The Department of Health and Ageing established the Electronic Health Record (EHR) (Bartlett et al., 2008). Every kind of E-health application is supported by the EHR which shares connections between health care providers, public and private hospitals, the pharmacy, and medical and non-medical specialist providers (Bartlett et al., 2008). However little development has taken place regarding systems that handle skin cancer diagnoses specifically. Doctors require a system to follow the flow of a normal skin cancer examination to not miss diagnoses while the system should reduce the time and cost of repeat examinations and diagnoses, thus increasing the efficiency of health services. The development of a web-based system allows a patient’s medical history of skin cancer to be recorded and lesion procedures to be followed through to reduce medical errors and avoid significant misdiagnoses. Ideally the system should have efficient interfaces that reduce the need for doctors to type, e.g., a chosen list for data entry should be present negating the need for typing.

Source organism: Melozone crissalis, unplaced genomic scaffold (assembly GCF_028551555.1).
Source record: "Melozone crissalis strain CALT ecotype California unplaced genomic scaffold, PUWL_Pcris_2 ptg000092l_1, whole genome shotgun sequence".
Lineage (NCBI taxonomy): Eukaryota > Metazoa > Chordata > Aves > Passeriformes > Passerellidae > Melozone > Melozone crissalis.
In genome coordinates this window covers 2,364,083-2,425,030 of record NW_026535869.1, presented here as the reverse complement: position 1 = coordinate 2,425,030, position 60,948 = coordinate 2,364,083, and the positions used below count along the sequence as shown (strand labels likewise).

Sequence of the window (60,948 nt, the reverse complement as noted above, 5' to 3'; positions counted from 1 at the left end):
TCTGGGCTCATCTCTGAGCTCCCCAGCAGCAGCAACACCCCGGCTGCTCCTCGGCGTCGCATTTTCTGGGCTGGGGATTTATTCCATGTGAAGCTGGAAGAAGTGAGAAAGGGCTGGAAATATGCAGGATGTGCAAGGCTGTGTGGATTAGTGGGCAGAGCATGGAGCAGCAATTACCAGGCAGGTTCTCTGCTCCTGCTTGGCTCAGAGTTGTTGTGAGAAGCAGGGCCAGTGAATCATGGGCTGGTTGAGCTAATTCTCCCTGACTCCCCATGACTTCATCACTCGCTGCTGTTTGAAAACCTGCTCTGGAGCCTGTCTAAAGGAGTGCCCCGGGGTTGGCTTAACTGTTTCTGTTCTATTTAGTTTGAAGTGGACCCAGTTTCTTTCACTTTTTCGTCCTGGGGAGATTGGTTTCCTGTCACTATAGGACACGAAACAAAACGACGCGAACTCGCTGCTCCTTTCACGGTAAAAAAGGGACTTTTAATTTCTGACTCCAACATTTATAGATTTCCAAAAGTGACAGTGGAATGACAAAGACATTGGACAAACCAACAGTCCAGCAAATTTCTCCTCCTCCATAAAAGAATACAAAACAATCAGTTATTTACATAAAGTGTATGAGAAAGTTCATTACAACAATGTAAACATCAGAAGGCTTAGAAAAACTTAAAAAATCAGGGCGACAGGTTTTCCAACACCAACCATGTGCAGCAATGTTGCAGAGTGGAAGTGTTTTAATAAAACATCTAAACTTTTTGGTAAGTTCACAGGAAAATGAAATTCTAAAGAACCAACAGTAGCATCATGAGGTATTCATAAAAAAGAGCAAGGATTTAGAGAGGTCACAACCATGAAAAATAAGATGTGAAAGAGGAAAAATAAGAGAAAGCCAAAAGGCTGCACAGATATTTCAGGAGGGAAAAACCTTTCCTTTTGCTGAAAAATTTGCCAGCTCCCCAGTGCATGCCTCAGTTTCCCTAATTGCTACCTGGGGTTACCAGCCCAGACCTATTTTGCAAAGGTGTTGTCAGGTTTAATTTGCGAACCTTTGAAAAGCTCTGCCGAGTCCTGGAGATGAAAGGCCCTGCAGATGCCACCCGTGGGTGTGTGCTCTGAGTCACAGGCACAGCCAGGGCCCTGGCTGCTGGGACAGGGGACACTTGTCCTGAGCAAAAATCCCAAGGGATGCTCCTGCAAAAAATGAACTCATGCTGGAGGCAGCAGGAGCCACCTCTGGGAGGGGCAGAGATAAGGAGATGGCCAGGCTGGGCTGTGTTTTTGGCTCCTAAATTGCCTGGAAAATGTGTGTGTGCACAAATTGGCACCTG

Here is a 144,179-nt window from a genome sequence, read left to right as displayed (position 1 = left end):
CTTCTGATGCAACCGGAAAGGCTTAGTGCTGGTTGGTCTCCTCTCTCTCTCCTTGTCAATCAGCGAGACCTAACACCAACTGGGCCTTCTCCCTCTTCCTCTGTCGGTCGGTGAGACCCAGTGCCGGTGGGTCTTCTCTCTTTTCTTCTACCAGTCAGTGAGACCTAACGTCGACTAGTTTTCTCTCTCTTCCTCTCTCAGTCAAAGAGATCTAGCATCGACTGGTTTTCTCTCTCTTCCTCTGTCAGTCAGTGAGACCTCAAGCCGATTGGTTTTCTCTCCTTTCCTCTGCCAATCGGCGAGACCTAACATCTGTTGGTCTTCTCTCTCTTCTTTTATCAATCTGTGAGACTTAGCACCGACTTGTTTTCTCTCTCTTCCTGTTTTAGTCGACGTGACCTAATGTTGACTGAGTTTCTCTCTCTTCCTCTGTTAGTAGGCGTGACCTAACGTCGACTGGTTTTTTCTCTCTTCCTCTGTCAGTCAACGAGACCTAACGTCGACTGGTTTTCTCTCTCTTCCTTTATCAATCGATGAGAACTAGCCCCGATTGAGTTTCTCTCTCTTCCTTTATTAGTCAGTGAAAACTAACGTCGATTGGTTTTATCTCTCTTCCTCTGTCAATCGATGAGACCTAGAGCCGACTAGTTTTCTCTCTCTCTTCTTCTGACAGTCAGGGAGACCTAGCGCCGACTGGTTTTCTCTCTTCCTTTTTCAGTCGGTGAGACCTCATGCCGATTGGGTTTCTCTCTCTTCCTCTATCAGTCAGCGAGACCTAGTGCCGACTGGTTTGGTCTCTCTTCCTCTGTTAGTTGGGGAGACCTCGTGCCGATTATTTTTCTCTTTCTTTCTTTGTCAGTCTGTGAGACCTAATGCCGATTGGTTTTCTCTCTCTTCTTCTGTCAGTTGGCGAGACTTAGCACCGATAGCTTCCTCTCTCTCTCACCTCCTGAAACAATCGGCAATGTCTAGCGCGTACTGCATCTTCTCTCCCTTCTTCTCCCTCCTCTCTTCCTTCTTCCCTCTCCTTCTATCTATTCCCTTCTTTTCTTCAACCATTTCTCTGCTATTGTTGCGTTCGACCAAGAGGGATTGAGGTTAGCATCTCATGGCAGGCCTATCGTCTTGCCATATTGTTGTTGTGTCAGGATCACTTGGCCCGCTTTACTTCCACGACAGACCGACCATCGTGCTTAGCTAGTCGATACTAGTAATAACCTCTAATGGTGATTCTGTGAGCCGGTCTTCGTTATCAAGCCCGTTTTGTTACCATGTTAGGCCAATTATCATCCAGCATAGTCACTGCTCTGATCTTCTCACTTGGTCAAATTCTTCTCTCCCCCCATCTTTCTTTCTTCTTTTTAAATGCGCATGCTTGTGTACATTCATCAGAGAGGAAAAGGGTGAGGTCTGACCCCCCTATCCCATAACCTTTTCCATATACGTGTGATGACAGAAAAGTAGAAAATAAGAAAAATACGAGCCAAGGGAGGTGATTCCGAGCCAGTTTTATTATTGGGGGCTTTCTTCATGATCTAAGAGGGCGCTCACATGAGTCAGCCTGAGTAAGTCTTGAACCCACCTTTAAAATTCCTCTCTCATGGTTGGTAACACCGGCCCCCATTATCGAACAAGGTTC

The system should have different authorisations for varying roles such as doctors, nurses, and receptionists. The system should also 1) provide a clinical model to highlight the spot or lesion on a patient’s body; 2) generate pathology forms and reports from patients’ databases; 3) generate bills – depending on the part of the body and size of lesion – along with the number of spots or lesions; and 4) upload pathology reports or images, and then record them in the patient’s record.
EHRs may be further subdivided into Personal Health Records (PHR) and Electronic Medical Records (EMR). A PHR is a system partly controlled by individuals to manage their own medical records. The PHR can assist physicians make informed decisions whilst improving the sharing of health records (Tang et al. 2006). If individuals keep their records up to date but make mistakes by entering inaccurate data, there will be consequences in their treatment methodology (Liu et 2011). An Electronic Medical Record (EMR) interacts with Hospital Information Systems (HIS), Radiological Information Systems (RIS) and Picture Archiving and Communication Systems (PACS) to collect patient data in one place. When clinicians diagnose patients, they typically require x-rays – consequently patient results will be stored in the EMR which in turn will document and provide evidence for clinicians to choose appropriate treatment (Ebadollahi et al.